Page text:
O'Von Pettaway is among the thousands of California drivers who texts hands-free while driving.
"The law says I'm allowed to dictate, so I dictate," Pettaway said.
With long commutes and traffic jams, it's become a way of life in California since hand-free texting while driving became legal last year.
"It's the 21st Century; it's about convenience, it's about efficiency, and that's a convenient way of communicating when I'm in my car," Pettaway said.
But a year into the law, a freshman state lawmaker now wants to make hands-free texting illegal.
"The average time for looking and being distracted is about 4.6 seconds and at 55 miles an hour, that's almost a football field that you're not paying attention to the drivers around you and that's not OK," Assm. Jim Frazier, D-Oakley, said.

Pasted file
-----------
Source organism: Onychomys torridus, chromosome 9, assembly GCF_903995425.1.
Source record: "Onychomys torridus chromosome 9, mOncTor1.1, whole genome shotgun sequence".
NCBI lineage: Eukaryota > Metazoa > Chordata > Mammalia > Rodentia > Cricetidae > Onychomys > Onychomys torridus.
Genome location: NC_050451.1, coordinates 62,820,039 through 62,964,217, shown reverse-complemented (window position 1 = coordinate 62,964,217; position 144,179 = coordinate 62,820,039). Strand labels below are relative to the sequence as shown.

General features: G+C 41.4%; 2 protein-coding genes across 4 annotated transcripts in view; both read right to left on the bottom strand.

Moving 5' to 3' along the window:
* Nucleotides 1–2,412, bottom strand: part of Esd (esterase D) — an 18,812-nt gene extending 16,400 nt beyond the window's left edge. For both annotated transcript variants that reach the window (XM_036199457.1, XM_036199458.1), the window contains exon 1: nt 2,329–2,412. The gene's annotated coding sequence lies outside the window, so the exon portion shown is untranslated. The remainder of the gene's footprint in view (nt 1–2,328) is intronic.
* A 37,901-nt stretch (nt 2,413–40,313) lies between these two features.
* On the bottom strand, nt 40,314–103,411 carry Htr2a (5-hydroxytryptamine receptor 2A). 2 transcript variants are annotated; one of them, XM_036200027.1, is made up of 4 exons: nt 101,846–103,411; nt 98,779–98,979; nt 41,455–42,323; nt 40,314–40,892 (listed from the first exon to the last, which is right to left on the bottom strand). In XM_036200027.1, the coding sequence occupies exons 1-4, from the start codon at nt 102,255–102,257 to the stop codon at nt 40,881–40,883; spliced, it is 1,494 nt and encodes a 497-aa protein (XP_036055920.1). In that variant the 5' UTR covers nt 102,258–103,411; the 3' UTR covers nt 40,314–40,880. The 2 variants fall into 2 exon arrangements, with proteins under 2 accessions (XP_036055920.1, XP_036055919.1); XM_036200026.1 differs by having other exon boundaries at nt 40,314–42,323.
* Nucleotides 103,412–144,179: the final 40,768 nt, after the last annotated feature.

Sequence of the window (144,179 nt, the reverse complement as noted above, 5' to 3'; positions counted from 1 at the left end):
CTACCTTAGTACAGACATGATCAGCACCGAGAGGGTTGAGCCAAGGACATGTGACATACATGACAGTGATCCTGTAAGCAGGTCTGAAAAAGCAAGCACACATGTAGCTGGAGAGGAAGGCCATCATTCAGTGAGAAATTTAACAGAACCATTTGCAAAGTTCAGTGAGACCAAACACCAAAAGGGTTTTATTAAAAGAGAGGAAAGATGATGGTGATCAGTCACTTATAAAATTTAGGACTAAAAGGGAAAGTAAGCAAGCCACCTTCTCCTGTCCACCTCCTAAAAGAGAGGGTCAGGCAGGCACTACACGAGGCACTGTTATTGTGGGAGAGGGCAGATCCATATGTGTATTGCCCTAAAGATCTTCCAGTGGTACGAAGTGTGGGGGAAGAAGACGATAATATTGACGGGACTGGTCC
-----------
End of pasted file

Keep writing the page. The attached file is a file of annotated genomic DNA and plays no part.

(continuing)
Frazier cites a new Virginia Tech study that shows hands-free texting is actually just as dangerous as traditional texting. Researchers found voice-controlled texted required higher mental demand and longer glances away from the road.
The Democrat Assemblyman also laments numbers from the National Highway Traffic Safety Administration: nearly 1,000 deaths and 24,000 injuries a year involve cellphone use as a major distraction.
But critics wonder if this proposed ban opens the door to more restrictions.
"If you ban one, hands-free texting, what's the next step going to be," hands-free texting advocate Christopher Pfenning said. "Hands-free talking?"
Frazier says, for now, no. He's just trying to make roads safer after having lost a daughter to a crash unrelated to texting.
"As a father who lost a child in a car accident, I don't want anybody to ever have to go through what I did," he said.
Pettaway, though, thinks it's more nanny government.
"I think you can multi-task in a car and still be an effective, safe driver," Pettaway said.
The bill should get its first hearing this spring.